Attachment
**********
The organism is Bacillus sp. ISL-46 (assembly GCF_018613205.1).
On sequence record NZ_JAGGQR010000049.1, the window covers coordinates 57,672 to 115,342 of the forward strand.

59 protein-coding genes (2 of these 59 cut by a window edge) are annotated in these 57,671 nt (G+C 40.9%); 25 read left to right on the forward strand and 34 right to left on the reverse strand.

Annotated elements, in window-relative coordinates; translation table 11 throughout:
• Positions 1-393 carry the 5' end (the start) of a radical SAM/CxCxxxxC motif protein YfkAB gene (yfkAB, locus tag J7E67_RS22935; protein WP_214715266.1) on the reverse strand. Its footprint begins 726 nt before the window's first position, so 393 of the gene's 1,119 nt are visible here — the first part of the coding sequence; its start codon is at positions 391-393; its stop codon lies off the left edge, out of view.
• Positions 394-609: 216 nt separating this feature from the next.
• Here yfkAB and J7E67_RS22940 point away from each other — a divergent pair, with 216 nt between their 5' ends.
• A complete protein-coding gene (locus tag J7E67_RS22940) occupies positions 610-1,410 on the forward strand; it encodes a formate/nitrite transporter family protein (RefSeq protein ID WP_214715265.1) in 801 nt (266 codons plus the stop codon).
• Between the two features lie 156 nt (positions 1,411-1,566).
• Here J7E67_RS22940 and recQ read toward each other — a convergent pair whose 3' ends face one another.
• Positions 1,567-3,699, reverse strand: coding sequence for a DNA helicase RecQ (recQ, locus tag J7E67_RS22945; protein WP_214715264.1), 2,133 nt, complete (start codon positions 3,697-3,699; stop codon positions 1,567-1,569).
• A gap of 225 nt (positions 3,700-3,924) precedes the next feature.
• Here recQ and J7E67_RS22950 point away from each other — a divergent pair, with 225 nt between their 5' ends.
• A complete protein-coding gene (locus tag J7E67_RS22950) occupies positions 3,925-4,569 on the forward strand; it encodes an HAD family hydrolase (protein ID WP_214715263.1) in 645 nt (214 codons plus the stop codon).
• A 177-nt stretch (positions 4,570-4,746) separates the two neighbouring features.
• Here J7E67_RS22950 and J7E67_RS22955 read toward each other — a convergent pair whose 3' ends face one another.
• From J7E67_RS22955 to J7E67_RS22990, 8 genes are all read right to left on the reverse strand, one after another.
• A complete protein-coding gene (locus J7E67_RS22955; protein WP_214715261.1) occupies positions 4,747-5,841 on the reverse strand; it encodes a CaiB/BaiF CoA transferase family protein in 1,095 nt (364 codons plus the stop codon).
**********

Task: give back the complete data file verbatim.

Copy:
The organism is Bacillus sp. ISL-46 (assembly GCF_018613205.1).
On sequence record NZ_JAGGQR010000049.1, the window covers coordinates 57,672 to 115,342 of the forward strand.

59 protein-coding genes (2 of these 59 cut by a window edge) are annotated in these 57,671 nt (G+C 40.9%); 25 read left to right on the forward strand and 34 right to left on the reverse strand.

Annotated elements, in window-relative coordinates; translation table 11 throughout:
• Positions 1-393 carry the 5' end (the start) of a radical SAM/CxCxxxxC motif protein YfkAB gene (yfkAB, locus tag J7E67_RS22935; protein WP_214715266.1) on the reverse strand. Its footprint begins 726 nt before the window's first position, so 393 of the gene's 1,119 nt are visible here — the first part of the coding sequence; its start codon is at positions 391-393; its stop codon lies off the left edge, out of view.
• Positions 394-609: 216 nt separating this feature from the next.
• Here yfkAB and J7E67_RS22940 point away from each other — a divergent pair, with 216 nt between their 5' ends.
• A complete protein-coding gene (locus tag J7E67_RS22940) occupies positions 610-1,410 on the forward strand; it encodes a formate/nitrite transporter family protein (RefSeq protein ID WP_214715265.1) in 801 nt (266 codons plus the stop codon).
• Between the two features lie 156 nt (positions 1,411-1,566).
• Here J7E67_RS22940 and recQ read toward each other — a convergent pair whose 3' ends face one another.
• Positions 1,567-3,699, reverse strand: coding sequence for a DNA helicase RecQ (recQ, locus tag J7E67_RS22945; protein WP_214715264.1), 2,133 nt, complete (start codon positions 3,697-3,699; stop codon positions 1,567-1,569).
• A gap of 225 nt (positions 3,700-3,924) precedes the next feature.
• Here recQ and J7E67_RS22950 point away from each other — a divergent pair, with 225 nt between their 5' ends.
• A complete protein-coding gene (locus tag J7E67_RS22950) occupies positions 3,925-4,569 on the forward strand; it encodes an HAD family hydrolase (protein ID WP_214715263.1) in 645 nt (214 codons plus the stop codon).
• A 177-nt stretch (positions 4,570-4,746) separates the two neighbouring features.
• Here J7E67_RS22950 and J7E67_RS22955 read toward each other — a convergent pair whose 3' ends face one another.
• From J7E67_RS22955 to J7E67_RS22990, 8 genes are all read right to left on the reverse strand, one after another.
• A complete protein-coding gene (locus J7E67_RS22955; protein WP_214715261.1) occupies positions 4,747-5,841 on the reverse strand; it encodes a CaiB/BaiF CoA transferase family protein in 1,095 nt (364 codons plus the stop codon).